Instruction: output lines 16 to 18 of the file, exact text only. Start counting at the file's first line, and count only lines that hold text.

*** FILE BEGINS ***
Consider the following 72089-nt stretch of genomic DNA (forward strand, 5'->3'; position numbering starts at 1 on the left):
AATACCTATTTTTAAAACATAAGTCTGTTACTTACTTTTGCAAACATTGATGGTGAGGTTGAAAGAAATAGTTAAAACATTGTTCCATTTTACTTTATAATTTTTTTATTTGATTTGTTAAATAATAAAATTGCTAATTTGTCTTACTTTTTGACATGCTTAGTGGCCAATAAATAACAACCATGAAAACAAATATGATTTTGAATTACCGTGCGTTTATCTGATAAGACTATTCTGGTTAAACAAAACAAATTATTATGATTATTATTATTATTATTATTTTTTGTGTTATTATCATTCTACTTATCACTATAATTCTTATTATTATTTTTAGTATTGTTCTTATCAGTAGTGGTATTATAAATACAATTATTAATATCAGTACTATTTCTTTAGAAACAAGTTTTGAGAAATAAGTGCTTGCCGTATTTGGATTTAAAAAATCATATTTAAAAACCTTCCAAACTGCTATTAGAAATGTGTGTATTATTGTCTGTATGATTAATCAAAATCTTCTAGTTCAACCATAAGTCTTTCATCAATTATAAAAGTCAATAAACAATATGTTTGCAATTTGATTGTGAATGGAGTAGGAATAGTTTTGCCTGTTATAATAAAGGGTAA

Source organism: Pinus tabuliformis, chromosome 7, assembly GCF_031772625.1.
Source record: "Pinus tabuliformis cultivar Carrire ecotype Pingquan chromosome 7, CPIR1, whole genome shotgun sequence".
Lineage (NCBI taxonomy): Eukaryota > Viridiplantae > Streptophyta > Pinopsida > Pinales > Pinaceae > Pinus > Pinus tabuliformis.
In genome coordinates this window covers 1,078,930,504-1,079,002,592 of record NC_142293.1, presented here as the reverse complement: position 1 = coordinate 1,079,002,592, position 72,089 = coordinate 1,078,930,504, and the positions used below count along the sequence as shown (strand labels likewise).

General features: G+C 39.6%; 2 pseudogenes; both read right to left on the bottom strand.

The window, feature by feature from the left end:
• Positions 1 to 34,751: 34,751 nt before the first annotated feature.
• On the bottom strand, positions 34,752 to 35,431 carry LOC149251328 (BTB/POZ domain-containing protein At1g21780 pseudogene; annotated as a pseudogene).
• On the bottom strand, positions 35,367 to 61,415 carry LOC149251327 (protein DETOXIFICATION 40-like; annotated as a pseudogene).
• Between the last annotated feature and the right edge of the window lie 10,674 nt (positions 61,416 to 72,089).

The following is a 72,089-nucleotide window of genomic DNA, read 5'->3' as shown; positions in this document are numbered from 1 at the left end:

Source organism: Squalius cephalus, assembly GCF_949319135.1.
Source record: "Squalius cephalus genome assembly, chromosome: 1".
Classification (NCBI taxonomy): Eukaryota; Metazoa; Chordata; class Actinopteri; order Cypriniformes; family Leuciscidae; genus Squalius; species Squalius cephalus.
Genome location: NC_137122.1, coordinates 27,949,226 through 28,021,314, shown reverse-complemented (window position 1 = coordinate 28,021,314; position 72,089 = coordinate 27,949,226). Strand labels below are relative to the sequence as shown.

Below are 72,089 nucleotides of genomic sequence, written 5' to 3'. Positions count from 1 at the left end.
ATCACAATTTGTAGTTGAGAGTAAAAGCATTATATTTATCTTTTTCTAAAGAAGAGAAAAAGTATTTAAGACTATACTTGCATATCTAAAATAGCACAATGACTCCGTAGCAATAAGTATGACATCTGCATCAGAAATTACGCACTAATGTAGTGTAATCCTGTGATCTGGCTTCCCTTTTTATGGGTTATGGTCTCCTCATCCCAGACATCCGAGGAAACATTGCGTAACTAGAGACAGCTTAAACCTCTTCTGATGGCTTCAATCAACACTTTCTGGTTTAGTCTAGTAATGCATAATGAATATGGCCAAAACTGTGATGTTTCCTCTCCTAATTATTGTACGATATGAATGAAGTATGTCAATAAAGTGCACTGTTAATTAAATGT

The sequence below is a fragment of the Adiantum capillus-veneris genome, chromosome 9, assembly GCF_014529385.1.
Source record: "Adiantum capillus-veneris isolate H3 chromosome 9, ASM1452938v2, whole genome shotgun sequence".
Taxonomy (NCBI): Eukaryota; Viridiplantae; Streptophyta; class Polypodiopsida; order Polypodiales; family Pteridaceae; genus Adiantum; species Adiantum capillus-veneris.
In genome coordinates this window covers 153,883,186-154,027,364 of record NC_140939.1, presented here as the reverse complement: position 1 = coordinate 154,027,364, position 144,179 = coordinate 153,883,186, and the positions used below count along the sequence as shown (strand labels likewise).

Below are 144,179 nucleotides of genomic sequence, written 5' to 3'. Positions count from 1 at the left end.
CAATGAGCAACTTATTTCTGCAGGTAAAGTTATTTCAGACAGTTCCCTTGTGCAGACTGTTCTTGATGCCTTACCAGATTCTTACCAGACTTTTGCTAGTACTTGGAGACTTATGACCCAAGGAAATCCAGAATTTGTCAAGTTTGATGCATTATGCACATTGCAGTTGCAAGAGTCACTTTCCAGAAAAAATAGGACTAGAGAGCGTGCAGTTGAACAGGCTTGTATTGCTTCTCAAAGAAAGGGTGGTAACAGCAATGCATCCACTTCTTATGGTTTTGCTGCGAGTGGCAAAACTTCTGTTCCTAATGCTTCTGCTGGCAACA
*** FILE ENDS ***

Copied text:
Classification (NCBI taxonomy): Eukaryota; Metazoa; Chordata; class Actinopteri; order Cypriniformes; family Leuciscidae; genus Squalius; species Squalius cephalus.
Genome location: NC_137122.1, coordinates 27,949,226 through 28,021,314, shown reverse-complemented (window position 1 = coordinate 28,021,314; position 72,089 = coordinate 27,949,226). Strand labels below are relative to the sequence as shown.

Below are 72,089 nucleotides of genomic sequence, written 5' to 3'. Positions count from 1 at the left end.